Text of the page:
A Shakespeare garden is simply a garden that features Shakespeare-themed plants. For some, this means using any (or all!) of the 175 plants mentioned in Shakespeare’s plays, along with placques, tags, or cards to identify which plants come from which plays. 

You might also plant a garden showcasing only the herbs in Shakespeare’s plays, or you could be historical with your design and showcase herbs from the Tudor period, the Jacobean period, and include identification about that plant’s meaning from the time period when they were popular. 

You could also plant just a rose garden featuring only roses related to Shakespeare’s plays. As you can tell, there are many ways to design a Shakespeare garden and the only real “rule” is that your garden be about Shakespeare. 

In this article, I’m going to share with you some of my ideas on how you can plant your own Shakespeare garden, including a sampling of those 175 plants you might choose to include, and key elemets that many of today’s most famous Shakespeare gardens have featured. We talk about plants in Shakespeare’s play inside #Ep61 of #ThatShakespeareLife with guest, author of Botanical Shakespeare Gerit Quealy and you can listen to that episode here.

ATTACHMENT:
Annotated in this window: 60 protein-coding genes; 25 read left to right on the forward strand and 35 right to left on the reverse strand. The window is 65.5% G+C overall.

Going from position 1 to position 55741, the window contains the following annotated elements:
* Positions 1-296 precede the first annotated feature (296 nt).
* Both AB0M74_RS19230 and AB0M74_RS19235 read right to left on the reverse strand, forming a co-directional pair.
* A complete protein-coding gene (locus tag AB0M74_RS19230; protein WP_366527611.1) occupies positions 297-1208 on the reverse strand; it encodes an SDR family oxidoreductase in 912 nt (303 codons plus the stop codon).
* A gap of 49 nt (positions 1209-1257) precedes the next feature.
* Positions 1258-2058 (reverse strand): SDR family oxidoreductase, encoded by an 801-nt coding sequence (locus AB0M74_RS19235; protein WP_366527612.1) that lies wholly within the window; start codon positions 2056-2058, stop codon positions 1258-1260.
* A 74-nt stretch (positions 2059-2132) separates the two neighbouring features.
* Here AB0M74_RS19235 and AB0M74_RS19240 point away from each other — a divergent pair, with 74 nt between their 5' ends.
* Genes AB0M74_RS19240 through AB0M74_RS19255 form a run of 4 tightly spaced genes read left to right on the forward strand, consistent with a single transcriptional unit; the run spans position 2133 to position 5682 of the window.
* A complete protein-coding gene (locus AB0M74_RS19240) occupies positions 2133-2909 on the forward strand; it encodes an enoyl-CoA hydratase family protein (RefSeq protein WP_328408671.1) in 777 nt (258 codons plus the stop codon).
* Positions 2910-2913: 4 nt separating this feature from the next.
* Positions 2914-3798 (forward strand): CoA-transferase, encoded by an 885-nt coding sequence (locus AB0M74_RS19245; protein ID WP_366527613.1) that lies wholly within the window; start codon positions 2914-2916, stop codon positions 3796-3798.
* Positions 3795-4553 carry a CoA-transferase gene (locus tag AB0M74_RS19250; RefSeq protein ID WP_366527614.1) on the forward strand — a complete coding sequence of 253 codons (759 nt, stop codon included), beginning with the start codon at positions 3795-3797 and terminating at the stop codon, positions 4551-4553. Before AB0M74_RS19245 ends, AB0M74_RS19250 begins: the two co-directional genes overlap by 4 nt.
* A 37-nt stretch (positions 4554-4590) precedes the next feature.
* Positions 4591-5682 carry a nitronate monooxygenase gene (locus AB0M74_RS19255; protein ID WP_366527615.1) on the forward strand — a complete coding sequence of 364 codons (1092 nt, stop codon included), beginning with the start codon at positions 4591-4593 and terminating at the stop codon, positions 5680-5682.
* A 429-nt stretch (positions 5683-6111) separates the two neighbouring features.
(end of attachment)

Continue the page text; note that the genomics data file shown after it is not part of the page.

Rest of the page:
A few plants to include:

This is just a sampling of ones I think are neat. To see a full list of plants from Shakespeare’s plays, I recommend you listen to #Ep61 of #ThatShakespeareLife with Gerit Quealy she talks about the plants in Shakespeare’s plays and her book, Botanical Shakespeare, features all 175 with references to the plays and colorful illustrations. 


There will we make our peds of roses, 
And a thousand fragrant posies
To shallow— 
Mercy on me! I have a great dispositions to cry. 

Sir Hugh

Merry Wives of Windsor, III.1

Queen Elizabeth II and Prince Philip hold nosegays by Rosemary Hughes as they leave Wakefield Cathedral after the 2005 Royal Maundy [Public Domain] Source


Also called tussie-mussies or nosegays, were bundles of extremely fragrant flowers carried on the body, often pinned to clothing. Their smell was thought to protect against diseases by running off bad smells. A “posie” could be any number of flowers and popular ones for William Shakespeare’s lifetime included sweet Williams (this one was actually an exotic plant for the 16th century), roses, rosemary, basil, thyme, rue, hyssop, marjoram, meadow sweet, southernwood and sage. 

Shakespeare’s play, Hamlet, demonstrates the Tudor tradition of giving flowers as gifts. In the 16-17th century, there was a communication that happened through plants, particularly flowers, as each one held a meaning or association. In Shakespeare’s Hamlet, Ophelia’s flower gifts in Act 4 scene 5 demonstrate the poetry of the period giving lavender the connotation of ‘lovers true’, gillyflowers to ‘gentleness’, and marigolds to ‘marriage’. (Source)